Florence
became the legal heir of the Shelley estate after the death of his half-brother Charles Shelley, his father's son by Harriet Shelley. Sir Timothy raised Mary's allowance from £100 a year to £250 but remained as difficult as ever.[117] Mary
Mary
Shelley enjoyed the stimulating society of William Godwin's circle, but poverty prevented her from socialising as she wished. She also felt ostracised by those who, like Sir Timothy, still disapproved of her relationship with Percy Bysshe Shelley.[118] In the summer of 1824, Mary
Mary
Shelley moved to Kentish Town
Kentish Town
in north London to be near Jane Williams. She may have been, in the words of her biographer Muriel Spark, "a little in love" with Jane. Jane later disillusioned her by gossiping that Percy had preferred her to Mary, owing to Mary's inadequacy as a wife.[119] At around this time, Mary Shelley was working on her novel, The Last Man
The Last Man
(1826); and she assisted a series of friends who were writing memoirs of Byron and Percy Shelley—the beginnings of her attempts to immortalise her husband.[120] She also met the American actor John Howard Payne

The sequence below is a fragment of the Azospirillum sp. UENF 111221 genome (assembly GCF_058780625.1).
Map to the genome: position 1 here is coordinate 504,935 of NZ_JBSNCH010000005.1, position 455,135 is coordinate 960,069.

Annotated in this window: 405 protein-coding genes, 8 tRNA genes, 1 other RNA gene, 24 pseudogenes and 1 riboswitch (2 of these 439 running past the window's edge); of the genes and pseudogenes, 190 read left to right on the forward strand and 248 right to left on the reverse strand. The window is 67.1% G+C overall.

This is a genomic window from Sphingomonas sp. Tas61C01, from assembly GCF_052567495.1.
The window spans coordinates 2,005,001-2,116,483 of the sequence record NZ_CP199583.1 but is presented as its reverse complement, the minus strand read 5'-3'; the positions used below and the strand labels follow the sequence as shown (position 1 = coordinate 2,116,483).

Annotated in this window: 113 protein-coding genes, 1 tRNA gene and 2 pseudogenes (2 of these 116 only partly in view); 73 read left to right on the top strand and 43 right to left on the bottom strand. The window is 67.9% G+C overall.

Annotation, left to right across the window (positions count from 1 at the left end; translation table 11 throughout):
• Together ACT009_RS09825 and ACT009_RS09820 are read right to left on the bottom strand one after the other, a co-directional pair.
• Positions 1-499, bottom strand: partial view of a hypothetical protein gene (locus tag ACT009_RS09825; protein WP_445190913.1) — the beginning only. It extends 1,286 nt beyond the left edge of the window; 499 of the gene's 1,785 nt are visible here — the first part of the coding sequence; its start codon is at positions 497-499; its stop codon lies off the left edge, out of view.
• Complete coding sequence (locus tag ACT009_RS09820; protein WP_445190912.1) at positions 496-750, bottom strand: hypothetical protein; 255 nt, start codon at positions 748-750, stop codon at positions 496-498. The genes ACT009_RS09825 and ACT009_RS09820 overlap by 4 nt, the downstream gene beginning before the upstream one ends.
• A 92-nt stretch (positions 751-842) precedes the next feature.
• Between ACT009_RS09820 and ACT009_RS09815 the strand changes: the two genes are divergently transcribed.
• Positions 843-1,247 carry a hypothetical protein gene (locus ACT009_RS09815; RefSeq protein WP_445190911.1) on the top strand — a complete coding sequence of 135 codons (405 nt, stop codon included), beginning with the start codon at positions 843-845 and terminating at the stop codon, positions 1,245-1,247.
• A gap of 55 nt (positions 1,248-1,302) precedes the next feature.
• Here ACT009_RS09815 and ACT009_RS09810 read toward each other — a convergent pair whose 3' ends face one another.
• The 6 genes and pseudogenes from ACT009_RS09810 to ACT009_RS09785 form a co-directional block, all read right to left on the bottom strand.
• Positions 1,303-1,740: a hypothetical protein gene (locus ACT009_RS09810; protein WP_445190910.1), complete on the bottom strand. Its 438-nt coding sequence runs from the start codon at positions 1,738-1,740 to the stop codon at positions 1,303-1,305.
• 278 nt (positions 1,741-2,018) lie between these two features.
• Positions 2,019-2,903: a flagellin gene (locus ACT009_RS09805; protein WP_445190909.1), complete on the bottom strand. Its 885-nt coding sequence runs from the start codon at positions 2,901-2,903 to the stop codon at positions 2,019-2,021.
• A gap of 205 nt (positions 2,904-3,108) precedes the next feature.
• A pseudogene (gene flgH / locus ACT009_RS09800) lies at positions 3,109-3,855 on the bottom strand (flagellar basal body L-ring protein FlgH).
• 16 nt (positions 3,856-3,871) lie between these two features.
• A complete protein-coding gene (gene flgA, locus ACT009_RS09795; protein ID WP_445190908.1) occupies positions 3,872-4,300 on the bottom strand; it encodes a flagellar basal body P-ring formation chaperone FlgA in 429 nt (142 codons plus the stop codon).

John Howard Payne
and the American writer Washington Irving, who intrigued her. Payne fell in love with her and in 1826 asked her to marry him. She refused, saying that after being married to one genius, she could only marry another.[121] Payne accepted the rejection and tried without success to talk his friend Irving into proposing himself. Mary
Mary
Shelley was aware of Payne's plan, but how seriously she took it is unclear.[122]

Reginald Easton's miniature of Mary
Mary
Shelley is allegedly drawn from her death mask (c. 1857).[123]

In 1827, Mary
Mary
Shelley was party to a scheme that enabled her friend Isabel Robinson and Isabel's lover, Mary
Mary
Diana Dods, who wrote under the name David Lyndsay, to embark on a life together in France as man and wife.[124][note 13] With the help of Payne, whom she kept in the dark about the details, Mary